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September 11, 2009

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SSO celebrates 130 years of making music

SHANGHAI Symphony Orchestra (SSO), the earliest and the best-known ensemble of its kind in Asia, will mark its 130th anniversary with a celebratory concert.

Originally known as the Shanghai Public Band formed in 19th century, it developed into an orchestra in 1907.

In the upcoming SSO 130 Gala Concert on September 27, Shanghai-born musicians will take the stage together to celebrate more than a century of music making.

The artists will include conductor Yu Long, pianist Lang Lang and singers Zhang Jiangyi, Liao Changyong and Shen Yang.

The program will include Berlioz's "Carnaval Romain," "My Kind Motherland," "Mephistopheles' Serenade" from "Faust," "Homesickness," "Shanghai Caprice" and Rachmaninov's "Piano Concerto No. 2 in C Minor."

After a five-month international search for musicians, the new blood of the orchestra will also be opening its new season of performances which will feature 103 distinguished performers from all over the world and guest perfomances by 10 renowned musicians from overseas orchestras.

Yu, one of the most distinguished Chinese conductors with an established international reputation, has been musical director of the SSO from the beginning of this year and his efforts are already bearing fruit as he leads the orchestra into a new era.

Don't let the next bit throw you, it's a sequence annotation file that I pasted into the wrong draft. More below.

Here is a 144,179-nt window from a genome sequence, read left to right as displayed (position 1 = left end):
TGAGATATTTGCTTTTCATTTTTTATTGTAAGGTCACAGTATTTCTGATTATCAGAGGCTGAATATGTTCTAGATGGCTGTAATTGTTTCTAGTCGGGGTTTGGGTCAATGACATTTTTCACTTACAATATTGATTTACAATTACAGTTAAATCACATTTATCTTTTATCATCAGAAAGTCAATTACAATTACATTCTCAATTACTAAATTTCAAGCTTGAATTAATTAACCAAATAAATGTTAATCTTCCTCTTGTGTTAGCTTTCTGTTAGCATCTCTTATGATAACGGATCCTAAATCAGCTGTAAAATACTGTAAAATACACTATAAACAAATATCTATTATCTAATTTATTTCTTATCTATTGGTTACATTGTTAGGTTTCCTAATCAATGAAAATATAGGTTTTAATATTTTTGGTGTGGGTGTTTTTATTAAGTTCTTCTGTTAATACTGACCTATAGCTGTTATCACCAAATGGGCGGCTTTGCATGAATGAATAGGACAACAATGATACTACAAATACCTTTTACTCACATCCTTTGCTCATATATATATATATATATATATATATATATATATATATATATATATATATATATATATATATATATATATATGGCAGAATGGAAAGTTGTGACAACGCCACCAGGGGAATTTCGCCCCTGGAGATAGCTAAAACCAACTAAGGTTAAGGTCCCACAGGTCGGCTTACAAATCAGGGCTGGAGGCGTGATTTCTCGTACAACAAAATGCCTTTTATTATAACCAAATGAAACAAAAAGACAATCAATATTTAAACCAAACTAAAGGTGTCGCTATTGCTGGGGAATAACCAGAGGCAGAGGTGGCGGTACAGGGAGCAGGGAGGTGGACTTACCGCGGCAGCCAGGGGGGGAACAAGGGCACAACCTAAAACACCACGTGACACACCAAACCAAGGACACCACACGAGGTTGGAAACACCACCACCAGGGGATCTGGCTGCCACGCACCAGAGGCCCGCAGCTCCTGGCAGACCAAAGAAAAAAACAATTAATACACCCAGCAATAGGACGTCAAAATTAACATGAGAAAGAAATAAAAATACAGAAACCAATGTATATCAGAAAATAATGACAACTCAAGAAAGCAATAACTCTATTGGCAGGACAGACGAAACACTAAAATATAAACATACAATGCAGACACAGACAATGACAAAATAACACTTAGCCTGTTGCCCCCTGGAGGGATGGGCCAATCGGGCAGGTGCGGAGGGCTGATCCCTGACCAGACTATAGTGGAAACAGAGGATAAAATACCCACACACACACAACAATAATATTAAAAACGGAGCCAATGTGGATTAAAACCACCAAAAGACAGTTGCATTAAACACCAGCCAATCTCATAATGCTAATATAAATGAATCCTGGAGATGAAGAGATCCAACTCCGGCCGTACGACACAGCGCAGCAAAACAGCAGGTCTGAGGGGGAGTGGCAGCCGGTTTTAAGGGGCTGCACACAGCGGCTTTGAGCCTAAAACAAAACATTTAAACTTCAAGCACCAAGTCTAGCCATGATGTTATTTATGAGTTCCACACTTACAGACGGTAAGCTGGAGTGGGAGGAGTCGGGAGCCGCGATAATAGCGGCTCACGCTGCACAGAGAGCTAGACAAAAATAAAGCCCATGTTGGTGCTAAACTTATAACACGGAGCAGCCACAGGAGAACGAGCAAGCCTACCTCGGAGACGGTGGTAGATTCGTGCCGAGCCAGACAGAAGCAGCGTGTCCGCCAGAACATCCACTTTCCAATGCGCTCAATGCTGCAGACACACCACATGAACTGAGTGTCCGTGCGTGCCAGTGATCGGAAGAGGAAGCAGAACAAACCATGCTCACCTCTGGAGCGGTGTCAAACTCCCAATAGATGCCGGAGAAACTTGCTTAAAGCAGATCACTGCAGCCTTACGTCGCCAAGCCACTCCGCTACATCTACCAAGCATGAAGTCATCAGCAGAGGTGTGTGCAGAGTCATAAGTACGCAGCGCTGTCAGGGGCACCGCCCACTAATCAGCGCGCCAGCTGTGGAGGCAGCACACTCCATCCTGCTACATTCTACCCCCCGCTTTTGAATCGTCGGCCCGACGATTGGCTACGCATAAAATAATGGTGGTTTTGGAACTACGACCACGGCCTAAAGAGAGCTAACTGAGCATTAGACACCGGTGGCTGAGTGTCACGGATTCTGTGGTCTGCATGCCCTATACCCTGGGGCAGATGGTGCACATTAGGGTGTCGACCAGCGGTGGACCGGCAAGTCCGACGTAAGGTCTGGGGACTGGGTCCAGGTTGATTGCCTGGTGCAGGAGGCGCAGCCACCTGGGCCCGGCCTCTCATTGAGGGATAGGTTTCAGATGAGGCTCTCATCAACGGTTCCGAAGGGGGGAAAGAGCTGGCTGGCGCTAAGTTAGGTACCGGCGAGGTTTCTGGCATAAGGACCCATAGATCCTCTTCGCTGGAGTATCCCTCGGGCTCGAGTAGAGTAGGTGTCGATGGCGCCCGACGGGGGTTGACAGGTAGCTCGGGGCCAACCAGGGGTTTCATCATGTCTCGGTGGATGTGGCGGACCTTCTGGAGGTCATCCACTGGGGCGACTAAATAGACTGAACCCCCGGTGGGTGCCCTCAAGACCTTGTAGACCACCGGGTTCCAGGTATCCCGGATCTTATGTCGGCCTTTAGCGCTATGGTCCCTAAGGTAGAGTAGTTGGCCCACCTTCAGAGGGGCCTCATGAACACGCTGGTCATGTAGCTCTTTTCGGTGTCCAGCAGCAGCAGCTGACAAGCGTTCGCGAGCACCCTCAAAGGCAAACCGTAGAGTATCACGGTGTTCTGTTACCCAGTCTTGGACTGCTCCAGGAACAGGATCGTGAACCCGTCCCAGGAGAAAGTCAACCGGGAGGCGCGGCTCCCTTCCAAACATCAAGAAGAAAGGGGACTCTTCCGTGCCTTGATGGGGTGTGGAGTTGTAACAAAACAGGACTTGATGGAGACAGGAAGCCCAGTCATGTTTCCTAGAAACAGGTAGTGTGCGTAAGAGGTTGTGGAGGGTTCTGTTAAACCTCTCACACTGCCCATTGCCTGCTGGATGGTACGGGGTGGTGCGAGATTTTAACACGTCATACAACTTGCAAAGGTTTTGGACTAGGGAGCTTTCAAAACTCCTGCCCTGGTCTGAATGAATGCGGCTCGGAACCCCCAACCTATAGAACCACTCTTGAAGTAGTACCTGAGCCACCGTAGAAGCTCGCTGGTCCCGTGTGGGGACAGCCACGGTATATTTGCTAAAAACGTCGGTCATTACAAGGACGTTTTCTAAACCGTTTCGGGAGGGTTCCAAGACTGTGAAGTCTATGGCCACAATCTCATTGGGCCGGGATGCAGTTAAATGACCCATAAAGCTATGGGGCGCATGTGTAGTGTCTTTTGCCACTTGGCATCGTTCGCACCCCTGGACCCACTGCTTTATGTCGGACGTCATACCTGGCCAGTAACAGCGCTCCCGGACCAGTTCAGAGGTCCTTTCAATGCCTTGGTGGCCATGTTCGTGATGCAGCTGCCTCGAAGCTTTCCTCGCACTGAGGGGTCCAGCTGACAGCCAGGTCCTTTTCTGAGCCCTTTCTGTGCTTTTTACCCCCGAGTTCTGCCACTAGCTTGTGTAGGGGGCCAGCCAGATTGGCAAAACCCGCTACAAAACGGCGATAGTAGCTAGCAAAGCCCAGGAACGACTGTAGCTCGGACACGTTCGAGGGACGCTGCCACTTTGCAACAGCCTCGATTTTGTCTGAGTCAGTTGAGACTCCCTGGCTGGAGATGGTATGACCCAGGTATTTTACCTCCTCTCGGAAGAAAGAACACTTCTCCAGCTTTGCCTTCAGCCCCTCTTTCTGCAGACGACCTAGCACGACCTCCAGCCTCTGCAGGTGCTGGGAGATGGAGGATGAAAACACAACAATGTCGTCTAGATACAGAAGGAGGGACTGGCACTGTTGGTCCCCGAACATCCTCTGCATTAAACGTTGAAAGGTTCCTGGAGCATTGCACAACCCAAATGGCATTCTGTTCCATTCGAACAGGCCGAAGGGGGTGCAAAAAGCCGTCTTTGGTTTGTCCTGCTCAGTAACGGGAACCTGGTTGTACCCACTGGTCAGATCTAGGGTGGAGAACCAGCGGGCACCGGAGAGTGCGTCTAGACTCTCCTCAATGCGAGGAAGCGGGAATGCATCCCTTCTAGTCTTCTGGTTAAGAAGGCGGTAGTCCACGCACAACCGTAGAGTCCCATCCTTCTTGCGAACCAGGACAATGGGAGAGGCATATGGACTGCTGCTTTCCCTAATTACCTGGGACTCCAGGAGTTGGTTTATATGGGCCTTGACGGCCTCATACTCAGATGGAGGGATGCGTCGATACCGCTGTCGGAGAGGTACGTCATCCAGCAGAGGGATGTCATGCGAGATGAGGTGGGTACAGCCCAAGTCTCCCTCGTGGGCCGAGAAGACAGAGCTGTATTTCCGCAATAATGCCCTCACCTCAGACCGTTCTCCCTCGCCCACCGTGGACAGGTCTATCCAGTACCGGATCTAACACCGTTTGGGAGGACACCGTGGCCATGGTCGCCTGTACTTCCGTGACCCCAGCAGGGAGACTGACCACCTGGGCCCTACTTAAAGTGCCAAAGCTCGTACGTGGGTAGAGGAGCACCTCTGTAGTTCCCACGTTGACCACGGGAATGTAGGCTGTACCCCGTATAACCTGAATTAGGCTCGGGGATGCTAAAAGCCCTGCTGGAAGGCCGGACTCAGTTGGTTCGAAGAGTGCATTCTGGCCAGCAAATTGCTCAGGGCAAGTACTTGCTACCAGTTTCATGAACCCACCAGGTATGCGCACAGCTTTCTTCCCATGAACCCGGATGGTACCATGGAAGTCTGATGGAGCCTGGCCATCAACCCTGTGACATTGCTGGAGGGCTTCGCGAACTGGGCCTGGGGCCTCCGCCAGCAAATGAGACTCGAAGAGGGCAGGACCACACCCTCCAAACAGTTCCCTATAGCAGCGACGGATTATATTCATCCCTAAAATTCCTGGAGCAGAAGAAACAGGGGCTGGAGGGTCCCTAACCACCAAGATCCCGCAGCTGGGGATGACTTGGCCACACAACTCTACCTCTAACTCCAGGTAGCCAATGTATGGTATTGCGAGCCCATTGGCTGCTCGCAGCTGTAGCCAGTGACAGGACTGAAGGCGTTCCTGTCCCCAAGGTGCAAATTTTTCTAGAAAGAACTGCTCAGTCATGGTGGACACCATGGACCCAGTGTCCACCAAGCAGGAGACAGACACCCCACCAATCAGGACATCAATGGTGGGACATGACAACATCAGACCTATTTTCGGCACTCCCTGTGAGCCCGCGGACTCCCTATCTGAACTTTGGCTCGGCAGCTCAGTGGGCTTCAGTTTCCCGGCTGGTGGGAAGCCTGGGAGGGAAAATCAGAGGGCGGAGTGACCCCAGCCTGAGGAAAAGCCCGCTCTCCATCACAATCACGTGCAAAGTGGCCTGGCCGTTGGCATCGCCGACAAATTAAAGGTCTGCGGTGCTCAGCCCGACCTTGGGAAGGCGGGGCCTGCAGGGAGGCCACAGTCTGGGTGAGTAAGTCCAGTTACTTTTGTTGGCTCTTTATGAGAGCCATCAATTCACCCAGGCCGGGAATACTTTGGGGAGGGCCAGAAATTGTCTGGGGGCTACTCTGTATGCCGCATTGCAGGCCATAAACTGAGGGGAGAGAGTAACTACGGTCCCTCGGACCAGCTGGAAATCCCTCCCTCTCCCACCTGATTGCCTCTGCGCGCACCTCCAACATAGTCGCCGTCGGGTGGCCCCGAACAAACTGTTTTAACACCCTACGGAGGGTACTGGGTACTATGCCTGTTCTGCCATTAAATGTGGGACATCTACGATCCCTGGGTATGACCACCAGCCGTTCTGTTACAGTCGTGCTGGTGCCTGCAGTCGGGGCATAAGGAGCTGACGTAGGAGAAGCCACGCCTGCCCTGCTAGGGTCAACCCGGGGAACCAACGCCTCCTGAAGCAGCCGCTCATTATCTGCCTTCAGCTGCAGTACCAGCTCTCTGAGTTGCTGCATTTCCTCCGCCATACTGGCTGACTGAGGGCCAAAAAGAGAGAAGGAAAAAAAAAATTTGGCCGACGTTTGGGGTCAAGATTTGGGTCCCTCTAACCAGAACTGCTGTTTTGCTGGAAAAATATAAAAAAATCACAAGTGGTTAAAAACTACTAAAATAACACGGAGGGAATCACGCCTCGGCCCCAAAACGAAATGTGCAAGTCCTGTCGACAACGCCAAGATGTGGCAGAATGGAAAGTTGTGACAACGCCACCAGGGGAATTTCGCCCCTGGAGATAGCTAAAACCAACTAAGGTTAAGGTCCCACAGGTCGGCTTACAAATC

Top musical talents have been invited to join the orchestra, and renowned cellist Wang Jian became its artist in residence.

Wang and Yu will collaborate in the new season's opening concert "Shanghai Symphony Orchestra at 130: New Harmony, New Forte" on September 26, with Dvorak's "Cello Concerto in B minor" and Tchaikovsky's "Symphony No. 5 in E Minor."

"I am confident of the future development of SSO, and all the Chinese will be proud of our performance in the new season," says Yu.

World-famous Swiss conductor Charles Dutoit has been invited to be artistic advisor to the SSO, effective from the beginning of the new season.

The chief conductor of the Philadelphia Orchestra, music director of Royal Philharmonic Orchestra in London and the music director of Verbier Festival Orchestra, has had connections in China for over 10 years and has made major contributions to the development of Chinese classical music.

"I was most impressed on my recent visit by the vitality of the new city of Shanghai and the vision and drive of its very able mayor, and want to extent my support for the ambitious plans for the future of the Shanghai Symphony Orchestra, its new hall and its summer festival and youth orchestra institute," he tells Yu in a letter.


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